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Mass. Residents 65+ Or With 2 Comorbidities Can Get Coronavirus Vaccine Starting Thursday05:17
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Registered Nurse Delia Murphy dispenses a dose of the Moderna COVID-19 vaccine into a syringe at the Gillette Stadium COVID-19 Vaccination Site. (Jesse Costa/WBUR)
Registered Nurse Delia Murphy dispenses a dose of the Moderna COVID-19 vaccine into a syringe at the Gillette Stadium COVID-19 Vaccination Site. (Jesse Costa/WBUR)

Massachusetts will roughly double the population eligible for COVID-19 vaccines on Thursday, when people 65 and older, the residents and staff of affordable and low-income housing for seniors, and people with two or more health conditions that put them at higher risk will be newly able to make appointments and be vaccinated.

But finding an appointment may be difficult for this group, which includes a million or more residents. Massachusetts received 110,000 vaccine doses from the federal government this week. The state expects an increase to 139,000 doses next week. At that rate, it will take several weeks to vaccinate even half of the people in this group.

In announcing the expanded rollout, Gov. Charlie Baker estimated it would take at least a month for those newly eligible to secure appointments.

“Believe me, we all know this sounds like a long time,” Baker said, “but the demand is so much greater than the supply we’re getting at this point in time.”

Vaccine supply could increase in early March if the FDA clears a third vaccine produced by Johnson & Johnson for emergency use, although initial deliveries could be limited.

Baker said 70,000 appointments will be posted at mass vaccination sites around 8 a.m. Thursday morning with more coming online at regional sites and pharmacies seen on the state’s map.

News of the coming expansion sent people flooding to the state's vaccine-booking website — about an hour and a half after the announcement, Baker said there had been 250,000 visits to the site.

He said he thinks the website "will be in good shape" for the added traffic.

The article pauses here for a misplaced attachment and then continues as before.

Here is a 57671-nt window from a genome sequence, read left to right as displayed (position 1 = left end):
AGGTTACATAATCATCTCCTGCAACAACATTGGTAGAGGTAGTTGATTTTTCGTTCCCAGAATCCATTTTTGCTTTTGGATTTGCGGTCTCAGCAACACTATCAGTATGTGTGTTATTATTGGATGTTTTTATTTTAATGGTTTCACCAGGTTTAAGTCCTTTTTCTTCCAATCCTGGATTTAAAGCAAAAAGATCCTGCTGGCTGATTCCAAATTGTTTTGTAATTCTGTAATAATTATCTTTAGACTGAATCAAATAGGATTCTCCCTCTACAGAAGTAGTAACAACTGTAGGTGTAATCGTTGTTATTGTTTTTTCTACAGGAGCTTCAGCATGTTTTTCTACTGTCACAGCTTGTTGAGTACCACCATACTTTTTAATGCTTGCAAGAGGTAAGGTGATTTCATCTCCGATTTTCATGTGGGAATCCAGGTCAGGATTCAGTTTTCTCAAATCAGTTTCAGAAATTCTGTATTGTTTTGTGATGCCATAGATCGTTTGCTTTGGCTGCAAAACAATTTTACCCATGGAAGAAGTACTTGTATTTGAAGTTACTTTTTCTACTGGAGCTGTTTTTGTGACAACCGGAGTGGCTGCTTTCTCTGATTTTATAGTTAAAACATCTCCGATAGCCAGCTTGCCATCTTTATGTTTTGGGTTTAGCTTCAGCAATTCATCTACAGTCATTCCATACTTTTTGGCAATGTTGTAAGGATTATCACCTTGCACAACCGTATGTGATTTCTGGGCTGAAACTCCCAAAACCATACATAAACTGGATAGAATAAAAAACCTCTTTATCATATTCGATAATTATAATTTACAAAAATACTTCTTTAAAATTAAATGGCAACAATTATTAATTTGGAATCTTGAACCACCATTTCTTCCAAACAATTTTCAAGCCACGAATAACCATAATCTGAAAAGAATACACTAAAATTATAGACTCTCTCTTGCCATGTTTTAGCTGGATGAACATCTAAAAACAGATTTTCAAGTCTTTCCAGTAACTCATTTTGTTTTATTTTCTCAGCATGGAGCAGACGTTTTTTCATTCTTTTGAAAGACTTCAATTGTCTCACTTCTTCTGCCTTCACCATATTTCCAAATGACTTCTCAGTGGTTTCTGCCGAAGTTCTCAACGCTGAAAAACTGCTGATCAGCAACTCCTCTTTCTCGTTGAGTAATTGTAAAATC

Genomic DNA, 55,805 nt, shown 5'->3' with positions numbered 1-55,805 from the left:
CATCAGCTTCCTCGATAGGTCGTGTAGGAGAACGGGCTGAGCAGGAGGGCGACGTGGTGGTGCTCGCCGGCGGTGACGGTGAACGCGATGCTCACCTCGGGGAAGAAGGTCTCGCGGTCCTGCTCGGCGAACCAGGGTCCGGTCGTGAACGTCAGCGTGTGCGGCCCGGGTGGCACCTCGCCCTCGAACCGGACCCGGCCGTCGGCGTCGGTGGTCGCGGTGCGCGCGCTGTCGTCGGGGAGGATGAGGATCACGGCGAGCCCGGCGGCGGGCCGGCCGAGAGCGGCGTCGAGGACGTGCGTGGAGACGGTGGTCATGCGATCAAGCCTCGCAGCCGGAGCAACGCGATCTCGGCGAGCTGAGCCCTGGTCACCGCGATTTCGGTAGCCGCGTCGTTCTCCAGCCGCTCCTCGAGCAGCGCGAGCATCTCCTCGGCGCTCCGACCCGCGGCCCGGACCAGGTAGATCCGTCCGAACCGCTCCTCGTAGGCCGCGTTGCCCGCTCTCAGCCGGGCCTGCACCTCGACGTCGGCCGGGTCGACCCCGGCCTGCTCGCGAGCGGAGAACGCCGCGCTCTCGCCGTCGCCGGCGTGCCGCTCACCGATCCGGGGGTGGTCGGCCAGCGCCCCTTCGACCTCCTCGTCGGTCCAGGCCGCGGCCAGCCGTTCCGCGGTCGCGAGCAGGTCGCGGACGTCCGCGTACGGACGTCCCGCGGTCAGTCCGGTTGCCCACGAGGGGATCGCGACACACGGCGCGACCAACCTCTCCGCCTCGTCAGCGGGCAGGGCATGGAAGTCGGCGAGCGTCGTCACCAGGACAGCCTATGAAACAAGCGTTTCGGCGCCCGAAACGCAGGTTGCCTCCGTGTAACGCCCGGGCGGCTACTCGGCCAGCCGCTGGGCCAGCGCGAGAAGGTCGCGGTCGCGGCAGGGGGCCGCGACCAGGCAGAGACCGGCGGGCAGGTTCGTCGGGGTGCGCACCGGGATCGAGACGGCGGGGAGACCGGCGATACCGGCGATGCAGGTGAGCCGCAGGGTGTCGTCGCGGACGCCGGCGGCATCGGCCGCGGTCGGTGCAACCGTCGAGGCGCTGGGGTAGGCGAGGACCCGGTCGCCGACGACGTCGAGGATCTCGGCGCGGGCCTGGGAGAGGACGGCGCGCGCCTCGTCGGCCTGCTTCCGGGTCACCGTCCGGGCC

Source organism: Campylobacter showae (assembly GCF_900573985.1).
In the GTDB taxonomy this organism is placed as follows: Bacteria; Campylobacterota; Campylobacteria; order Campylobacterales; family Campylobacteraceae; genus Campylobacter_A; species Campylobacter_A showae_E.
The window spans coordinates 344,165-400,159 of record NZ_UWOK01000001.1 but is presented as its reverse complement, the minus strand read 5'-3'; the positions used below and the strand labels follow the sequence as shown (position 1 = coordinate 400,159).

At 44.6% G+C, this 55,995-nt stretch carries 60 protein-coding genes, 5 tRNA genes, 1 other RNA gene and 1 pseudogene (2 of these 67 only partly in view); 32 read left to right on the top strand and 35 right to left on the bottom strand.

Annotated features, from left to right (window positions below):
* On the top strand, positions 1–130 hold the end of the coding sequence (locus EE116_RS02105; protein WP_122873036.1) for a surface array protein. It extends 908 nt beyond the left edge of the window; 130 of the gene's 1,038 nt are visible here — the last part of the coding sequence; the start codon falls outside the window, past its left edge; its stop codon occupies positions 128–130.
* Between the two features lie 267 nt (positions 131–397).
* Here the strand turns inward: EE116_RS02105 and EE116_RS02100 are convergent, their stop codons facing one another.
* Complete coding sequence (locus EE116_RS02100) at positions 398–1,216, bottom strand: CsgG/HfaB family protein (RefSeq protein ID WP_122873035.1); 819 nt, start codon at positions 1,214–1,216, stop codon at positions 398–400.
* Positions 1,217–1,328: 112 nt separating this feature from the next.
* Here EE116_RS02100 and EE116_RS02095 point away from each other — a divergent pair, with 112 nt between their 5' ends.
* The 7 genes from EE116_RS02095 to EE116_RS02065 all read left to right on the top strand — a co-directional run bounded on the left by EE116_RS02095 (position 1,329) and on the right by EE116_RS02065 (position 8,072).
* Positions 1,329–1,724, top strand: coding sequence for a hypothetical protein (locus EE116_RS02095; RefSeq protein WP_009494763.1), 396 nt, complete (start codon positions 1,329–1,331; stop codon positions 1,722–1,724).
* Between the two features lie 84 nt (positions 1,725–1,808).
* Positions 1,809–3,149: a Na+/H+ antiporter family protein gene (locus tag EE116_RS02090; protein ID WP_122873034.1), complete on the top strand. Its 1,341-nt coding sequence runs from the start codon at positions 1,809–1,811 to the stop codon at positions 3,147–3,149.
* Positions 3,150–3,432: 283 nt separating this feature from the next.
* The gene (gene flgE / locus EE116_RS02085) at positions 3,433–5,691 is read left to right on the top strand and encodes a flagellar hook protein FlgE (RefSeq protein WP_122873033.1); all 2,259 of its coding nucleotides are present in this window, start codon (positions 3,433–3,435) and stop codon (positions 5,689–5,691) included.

Joyce Rain Anderson didn’t have time to check on Wednesday but says she plans to sign up “first thing.”

“We all have to do what we can to get this pandemic under control and take care of each other,” said Anderson, 69, of Brockton. “The vaccine fits into that.”

But some newly eligible residents say they’ll hold off until vaccines are available at their doctor’s office, hospital or at a drive-through location.

“These mass sites are too congested, they’re superspreaders,” said Susanne Walsh, 73. Walsh is disturbed by pictures she’s seen of people waiting in long lines, close together outside these sites or bunched around vaccination stations inside. “People are not being careful,” said Walsh, who lives in Norwell.

Baker has suspended deliveries of first doses to hospitals. Hospital leaders say they are working with the Baker administration to determine how and when new appointments will resume.

Local health departments learned Wednesday morning that they won’t be getting new doses after March 1st unless they are part of a regional collaborative that can deliver at least 750 doses a day to residents of any municipality. The change does not apply to 20 cities and towns the Department of Public Health has identified as having the greatest COVID-19 burden and the highest percentages of non-white residents: Boston, Brockton, Chelsea, Everett, Fall River, Fitchburg, Framingham, Haverhill, Holyoke, Lawrence, Leominster, Lowell, Lynn, Malden, Methuen, New Bedford, Randolph, Revere, Springfield and Worcester. In these communities, health departments can continue to prioritize local residents for vaccine appointments.

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Gov. Baker says he’s focusing deliveries on the mass vaccination sites, community health centers and pharmacies to streamline and speed up vaccinations.

"We started with a very deliberate and very particular and what I would describe as a very equitably framed process at the beginning of this, but the big message we got from the public was vaccinate, vaccinate," Baker said, slapping his hand for emphasis. "And there's no question the fastest way to do this is with high-volume sites."